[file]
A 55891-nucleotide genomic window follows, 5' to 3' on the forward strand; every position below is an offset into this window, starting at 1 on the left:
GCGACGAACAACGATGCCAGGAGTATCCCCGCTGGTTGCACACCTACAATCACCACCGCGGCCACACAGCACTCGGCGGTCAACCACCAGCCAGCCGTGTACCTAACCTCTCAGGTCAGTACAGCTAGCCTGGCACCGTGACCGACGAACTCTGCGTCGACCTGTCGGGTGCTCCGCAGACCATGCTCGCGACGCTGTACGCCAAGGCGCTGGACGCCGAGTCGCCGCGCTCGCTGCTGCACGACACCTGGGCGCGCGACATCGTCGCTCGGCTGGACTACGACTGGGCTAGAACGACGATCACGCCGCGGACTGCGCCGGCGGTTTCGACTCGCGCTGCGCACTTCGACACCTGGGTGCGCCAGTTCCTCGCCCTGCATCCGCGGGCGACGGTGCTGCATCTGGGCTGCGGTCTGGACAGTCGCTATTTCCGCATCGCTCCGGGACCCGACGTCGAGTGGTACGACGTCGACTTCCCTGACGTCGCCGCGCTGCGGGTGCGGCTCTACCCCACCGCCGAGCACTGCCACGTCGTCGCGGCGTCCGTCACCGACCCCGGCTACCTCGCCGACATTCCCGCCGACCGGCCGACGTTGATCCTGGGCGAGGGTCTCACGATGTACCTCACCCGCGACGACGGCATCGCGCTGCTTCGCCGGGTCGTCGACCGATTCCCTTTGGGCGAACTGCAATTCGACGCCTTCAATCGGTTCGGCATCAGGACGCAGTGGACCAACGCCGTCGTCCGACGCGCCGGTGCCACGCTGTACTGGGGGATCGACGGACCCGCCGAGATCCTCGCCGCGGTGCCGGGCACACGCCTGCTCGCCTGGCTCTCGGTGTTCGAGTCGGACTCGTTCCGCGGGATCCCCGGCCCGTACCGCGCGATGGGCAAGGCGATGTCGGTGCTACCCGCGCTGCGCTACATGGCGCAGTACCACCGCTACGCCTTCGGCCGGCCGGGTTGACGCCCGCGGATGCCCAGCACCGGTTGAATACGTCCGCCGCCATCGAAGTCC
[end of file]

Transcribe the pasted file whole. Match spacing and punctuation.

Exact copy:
A 55891-nucleotide genomic window follows, 5' to 3' on the forward strand; every position below is an offset into this window, starting at 1 on the left:
GCGACGAACAACGATGCCAGGAGTATCCCCGCTGGTTGCACACCTACAATCACCACCGCGGCCACACAGCACTCGGCGGTCAACCACCAGCCAGCCGTGTACCTAACCTCTCAGGTCAGTACAGCTAGCCTGGCACCGTGACCGACGAACTCTGCGTCGACCTGTCGGGTGCTCCGCAGACCATGCTCGCGACGCTGTACGCCAAGGCGCTGGACGCCGAGTCGCCGCGCTCGCTGCTGCACGACACCTGGGCGCGCGACATCGTCGCTCGGCTGGACTACGACTGGGCTAGAACGACGATCACGCCGCGGACTGCGCCGGCGGTTTCGACTCGCGCTGCGCACTTCGACACCTGGGTGCGCCAGTTCCTCGCCCTGCATCCGCGGGCGACGGTGCTGCATCTGGGCTGCGGTCTGGACAGTCGCTATTTCCGCATCGCTCCGGGACCCGACGTCGAGTGGTACGACGTCGACTTCCCTGACGTCGCCGCGCTGCGGGTGCGGCTCTACCCCACCGCCGAGCACTGCCACGTCGTCGCGGCGTCCGTCACCGACCCCGGCTACCTCGCCGACATTCCCGCCGACCGGCCGACGTTGATCCTGGGCGAGGGTCTCACGATGTACCTCACCCGCGACGACGGCATCGCGCTGCTTCGCCGGGTCGTCGACCGATTCCCTTTGGGCGAACTGCAATTCGACGCCTTCAATCGGTTCGGCATCAGGACGCAGTGGACCAACGCCGTCGTCCGACGCGCCGGTGCCACGCTGTACTGGGGGATCGACGGACCCGCCGAGATCCTCGCCGCGGTGCCGGGCACACGCCTGCTCGCCTGGCTCTCGGTGTTCGAGTCGGACTCGTTCCGCGGGATCCCCGGCCCGTACCGCGCGATGGGCAAGGCGATGTCGGTGCTACCCGCGCTGCGCTACATGGCGCAGTACCACCGCTACGCCTTCGGCCGGCCGGGTTGACGCCCGCGGATGCCCAGCACCGGTTGAATACGTCCGCCGCCATCGAAGTCC